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Artificial Intelligence Could Help Early Discharge of Patients With UGI Bleeding

Prateek Sharma, MD, FASGE

Prateek Sharma, MD, FASGE reviewing Shung DL, et al. Gastroenterology 2019 Sep 25.

A number of clinical scoring systems (eg, the Glasgow-Blatchford, Rockall, and AIMS65) have been developed for identifying patients with upper GI bleeding (UGIB) who are at low risk for blood transfusions, hemostatic interventions (endoscopic, surgical, or interventional radiological), and mortality. Investigators in this study used machine learning to develop a model to calculate the risk of intervention or death in patients with UGIB and compared its performance with clinical scoring systems. 

Data from consecutive, unselected patients presenting with UGIB were collected between March 2014 and March 2015 from 6 large hospitals: Yale New Haven Hospital (United States), Glasgow Royal Infirmary (Scotland), Royal Cornwall Hospital (England), Odense University Hospital (Denmark), Singapore General Hospital (Singapore), and Dunedin Hospital (New Zealand). Only patients presenting with overt bleeding, defined as hematemesis or melena, were included, whereas patients who were already inpatients with UGIB were excluded from the analysis. The endpoint used for the machine learning models was a composite endpoint: hospital-based intervention with blood transfusion or hemostatic intervention, or 30-day all-cause mortality.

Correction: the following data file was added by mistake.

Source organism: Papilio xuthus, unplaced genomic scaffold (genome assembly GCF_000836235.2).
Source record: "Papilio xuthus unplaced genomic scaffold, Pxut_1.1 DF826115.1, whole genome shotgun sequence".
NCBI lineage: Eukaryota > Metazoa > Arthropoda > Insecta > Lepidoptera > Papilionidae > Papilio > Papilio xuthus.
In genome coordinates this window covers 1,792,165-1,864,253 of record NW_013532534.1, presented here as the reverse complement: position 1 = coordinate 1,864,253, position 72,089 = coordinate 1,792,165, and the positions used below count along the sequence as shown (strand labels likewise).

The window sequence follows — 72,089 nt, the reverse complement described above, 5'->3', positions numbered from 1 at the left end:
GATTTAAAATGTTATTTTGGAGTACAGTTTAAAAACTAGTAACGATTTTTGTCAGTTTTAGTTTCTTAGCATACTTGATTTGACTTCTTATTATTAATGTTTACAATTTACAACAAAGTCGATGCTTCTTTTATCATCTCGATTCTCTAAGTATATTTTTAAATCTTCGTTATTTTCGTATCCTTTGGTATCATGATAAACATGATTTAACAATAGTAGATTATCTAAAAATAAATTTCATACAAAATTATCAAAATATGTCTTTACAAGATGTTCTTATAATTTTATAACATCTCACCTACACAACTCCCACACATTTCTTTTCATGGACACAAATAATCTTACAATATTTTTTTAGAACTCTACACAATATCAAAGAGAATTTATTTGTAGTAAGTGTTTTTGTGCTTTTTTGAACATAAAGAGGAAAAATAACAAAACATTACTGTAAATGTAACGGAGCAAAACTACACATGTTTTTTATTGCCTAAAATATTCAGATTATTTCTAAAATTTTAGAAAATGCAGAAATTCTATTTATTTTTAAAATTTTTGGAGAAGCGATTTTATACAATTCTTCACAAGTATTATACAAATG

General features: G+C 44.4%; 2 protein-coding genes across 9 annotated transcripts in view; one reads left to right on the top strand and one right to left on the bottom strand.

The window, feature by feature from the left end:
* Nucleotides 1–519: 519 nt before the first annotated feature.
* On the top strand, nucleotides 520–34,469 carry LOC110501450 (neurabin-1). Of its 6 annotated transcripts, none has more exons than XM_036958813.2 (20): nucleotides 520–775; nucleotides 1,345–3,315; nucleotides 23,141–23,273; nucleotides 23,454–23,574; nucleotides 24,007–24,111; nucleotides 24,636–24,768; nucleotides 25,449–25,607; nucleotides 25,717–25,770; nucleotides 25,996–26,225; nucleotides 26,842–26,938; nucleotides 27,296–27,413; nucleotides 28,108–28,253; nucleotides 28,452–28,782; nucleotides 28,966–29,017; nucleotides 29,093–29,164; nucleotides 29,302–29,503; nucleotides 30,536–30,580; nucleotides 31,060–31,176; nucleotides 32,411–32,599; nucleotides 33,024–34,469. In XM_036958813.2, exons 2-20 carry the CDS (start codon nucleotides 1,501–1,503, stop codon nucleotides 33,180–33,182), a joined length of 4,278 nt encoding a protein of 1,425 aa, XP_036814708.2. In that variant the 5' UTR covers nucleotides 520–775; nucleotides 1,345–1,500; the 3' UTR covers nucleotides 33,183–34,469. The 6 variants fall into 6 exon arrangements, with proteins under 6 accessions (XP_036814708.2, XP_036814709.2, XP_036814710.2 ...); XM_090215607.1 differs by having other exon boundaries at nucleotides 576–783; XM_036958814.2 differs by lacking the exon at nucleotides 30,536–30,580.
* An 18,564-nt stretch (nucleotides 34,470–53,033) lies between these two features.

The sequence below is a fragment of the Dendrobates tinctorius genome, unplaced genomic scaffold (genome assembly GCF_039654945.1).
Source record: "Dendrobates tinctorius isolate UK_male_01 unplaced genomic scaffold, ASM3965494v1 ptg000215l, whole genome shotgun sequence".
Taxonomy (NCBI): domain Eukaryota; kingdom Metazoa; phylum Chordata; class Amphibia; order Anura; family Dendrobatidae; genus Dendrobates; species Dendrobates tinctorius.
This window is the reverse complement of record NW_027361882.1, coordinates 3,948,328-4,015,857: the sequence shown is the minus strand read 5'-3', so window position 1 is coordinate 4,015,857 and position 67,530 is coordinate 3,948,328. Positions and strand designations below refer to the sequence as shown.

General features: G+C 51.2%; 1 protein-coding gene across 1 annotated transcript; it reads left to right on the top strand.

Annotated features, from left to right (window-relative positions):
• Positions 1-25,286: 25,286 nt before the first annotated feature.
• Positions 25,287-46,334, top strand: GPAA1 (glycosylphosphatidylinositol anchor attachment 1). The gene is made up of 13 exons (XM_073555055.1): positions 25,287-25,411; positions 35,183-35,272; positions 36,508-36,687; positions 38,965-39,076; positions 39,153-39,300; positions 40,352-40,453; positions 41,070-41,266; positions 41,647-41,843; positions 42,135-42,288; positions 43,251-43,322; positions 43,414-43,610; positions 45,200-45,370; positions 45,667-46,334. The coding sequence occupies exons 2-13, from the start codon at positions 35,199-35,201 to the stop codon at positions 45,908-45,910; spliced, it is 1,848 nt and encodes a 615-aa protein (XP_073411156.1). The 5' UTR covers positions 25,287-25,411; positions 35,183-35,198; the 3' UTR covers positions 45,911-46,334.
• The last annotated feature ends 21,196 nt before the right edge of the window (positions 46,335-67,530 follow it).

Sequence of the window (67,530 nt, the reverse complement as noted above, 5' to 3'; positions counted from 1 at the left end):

The study included 2357 patients: 1958 for the training/internal validation group (U.S. and European centers) and 399 for the external validation group (Asian-Pacific centers). For the composite outcome, the machine learning model with an area under receiver operating characteristic curve (AUC) value of 0.91 (95% confidence interval [CI], 0.90-0.93) performed better than the Glasgow-Blatchford score (AUC=0.88; 95% CI, 0.86-0.90; P=0.001), Rockall score (AUC=0.69; 95% CI, 0.66-0.71; P<0.001), and AIMS65 score (AUC=0.72; 95% CI, 0.69-0.74; P<0.001). Similarly, for the external validation cohort, the model performed better than all clinical risk scores: AUC=0.90 (95% CI, 0.87-0.93) versus the Glasgow-Blatchford score (AUC=0.87; 95% CI, 0.84-0.91; P=0.004); Rockall score (AUC=0.65; 95% CI, 0.60-0.71; P<0.001); and the AIMS65 score (AUC=0.64; 95% CI, 0.59-0.69; P<0.001).


In acute UGIB, machine learning can predict the composite outcome of transfusion, hemostatic intervention, or death better than the current, commonly used clinical risk scores, such as the Glasgow-Blatchford, Rockall, and AIMS65. From a clinical perspective, the results of a machine learning model could provide recommendations for outpatient management of UGIB patients who are at very low risk for blood transfusion, hemostatic intervention, or death.

Note to readers: At the time we reviewed this paper, its publisher noted that it was not in final form and that subsequent changes might be made.

Prateek Sharma, MD, FASGE


Shung DL, Au B, Taylor RA, et al. Validation of a machine learning model that outperforms clinical risk scoring systems for upper gastrointestinal bleeding. Gastroenterology 2019 Sep 25. (Epub ahead of print) (

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